Lung & Trachea Engineered
Scientists at Childrens Hospital Los Angeles have developed a tissue-engineered model of lung and trachea which contains the diverse cell types present in the human respiratory tract. The study, led by principal investigator Tracy Grikscheit, MD, a pediatric surgeon and scientist at The Saban Research Institute of CHLA, was published this week in the online version of the journal Tissue Engineering.
Lung disease is responsible for more than 200,000 deaths annually in the United States. Although the lung is generally considered slow to respond to disease and injury, it does undergo regenerative processes, most of which are not fully understood. Building an understanding of these processes might lead to harnessing these innate mechanisms to help damaged lungs repair. A first step is a proper three-dimensional model in which the disease process can be studied.
Dr. Grikscheit lab had previously developed tissue-engineered small intestine (TESI) and showed that this regenerated tissue was functional and contained all of the key components of the native tissue. The Grikscheit lab employed a similar strategy to create the human lung and trachea, transplanting stem and progenitor cells on biodegradable polymer scaffolds. The tissue that grows from this strategy is termed tissue-engineered lung (TELu).
Transplanting regionally specific lung tissue (proximal or distal) from mice and humans generates TELu with typical location-specific tissue markers such as particular alveolar or air sac cells in the distal TELu or tracheal epithelial cells organized with cartilage and ciliated appendages for proximal lung. Tissue-engineered trachea (TEtrach) grew from the most proximal cells.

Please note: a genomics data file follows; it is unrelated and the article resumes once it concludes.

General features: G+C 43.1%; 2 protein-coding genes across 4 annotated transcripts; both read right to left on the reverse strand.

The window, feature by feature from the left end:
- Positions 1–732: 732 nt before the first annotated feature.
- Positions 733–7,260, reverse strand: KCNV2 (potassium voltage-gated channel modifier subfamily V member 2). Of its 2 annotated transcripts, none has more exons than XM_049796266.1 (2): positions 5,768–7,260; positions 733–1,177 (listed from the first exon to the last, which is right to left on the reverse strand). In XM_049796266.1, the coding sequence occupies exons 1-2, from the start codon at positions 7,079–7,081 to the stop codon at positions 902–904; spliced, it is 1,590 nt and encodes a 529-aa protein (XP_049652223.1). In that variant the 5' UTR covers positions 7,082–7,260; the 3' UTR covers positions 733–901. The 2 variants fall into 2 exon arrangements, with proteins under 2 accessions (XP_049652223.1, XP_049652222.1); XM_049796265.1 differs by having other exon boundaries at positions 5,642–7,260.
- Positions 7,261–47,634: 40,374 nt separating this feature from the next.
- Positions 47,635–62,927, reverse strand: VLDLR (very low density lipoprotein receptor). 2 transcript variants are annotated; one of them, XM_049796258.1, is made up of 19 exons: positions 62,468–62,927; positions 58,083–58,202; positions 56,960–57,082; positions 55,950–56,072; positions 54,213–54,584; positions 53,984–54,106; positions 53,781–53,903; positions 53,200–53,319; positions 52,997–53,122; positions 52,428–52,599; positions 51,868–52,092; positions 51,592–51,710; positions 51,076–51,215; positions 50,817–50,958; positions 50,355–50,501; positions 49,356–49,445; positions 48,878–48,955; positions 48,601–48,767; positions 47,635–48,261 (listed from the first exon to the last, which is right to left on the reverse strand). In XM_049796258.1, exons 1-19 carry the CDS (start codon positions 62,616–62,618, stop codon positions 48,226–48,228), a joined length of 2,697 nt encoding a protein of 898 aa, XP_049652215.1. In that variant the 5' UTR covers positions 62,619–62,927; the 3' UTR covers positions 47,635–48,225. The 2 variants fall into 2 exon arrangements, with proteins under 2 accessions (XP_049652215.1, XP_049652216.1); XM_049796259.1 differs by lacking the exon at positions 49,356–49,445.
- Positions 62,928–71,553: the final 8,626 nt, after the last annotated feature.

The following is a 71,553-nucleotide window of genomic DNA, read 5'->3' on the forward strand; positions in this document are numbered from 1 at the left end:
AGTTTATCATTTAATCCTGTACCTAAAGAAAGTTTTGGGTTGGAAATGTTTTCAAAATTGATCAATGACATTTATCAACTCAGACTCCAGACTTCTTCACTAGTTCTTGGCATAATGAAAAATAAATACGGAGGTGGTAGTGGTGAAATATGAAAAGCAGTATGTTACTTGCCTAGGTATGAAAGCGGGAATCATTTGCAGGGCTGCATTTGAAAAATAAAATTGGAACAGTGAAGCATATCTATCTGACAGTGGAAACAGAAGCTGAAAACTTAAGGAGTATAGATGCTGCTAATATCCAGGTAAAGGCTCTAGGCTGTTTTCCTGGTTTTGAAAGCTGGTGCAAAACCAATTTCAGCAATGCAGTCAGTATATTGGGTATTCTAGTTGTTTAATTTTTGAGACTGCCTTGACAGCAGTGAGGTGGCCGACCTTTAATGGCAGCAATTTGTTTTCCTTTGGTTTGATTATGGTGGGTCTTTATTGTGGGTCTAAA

We think that understanding lung regeneration in this model will allow several steps forward, said Dr. Grikscheit, who is also a tenured associate professor of surgery at the Keck School of Medicine of the University of Southern California. For example, advanced stages of disease can be studied with TELu that would be impossible to fully understand in our patients. Likewise, we can more quickly apply many more therapies in this model in order to hopefully deliver future human therapies.
Additional contributors include Andrew Trecartin, MD; Soula Danopoulos, PhD; Ryan Spurrier, MD; Hanaa Knaneh-Monem, PhD; Michael Hiatt, PhD; and Barbara Driscoll, PhD; all of CHLA; and Christian Hochstim, MD, PhD, and Denise Al-Alam, PhD, of CHLA and Keck School of Medicine of USC.
This project was funded in part by the European Union Horizon 2020 research and innovation program and the American Heart Association.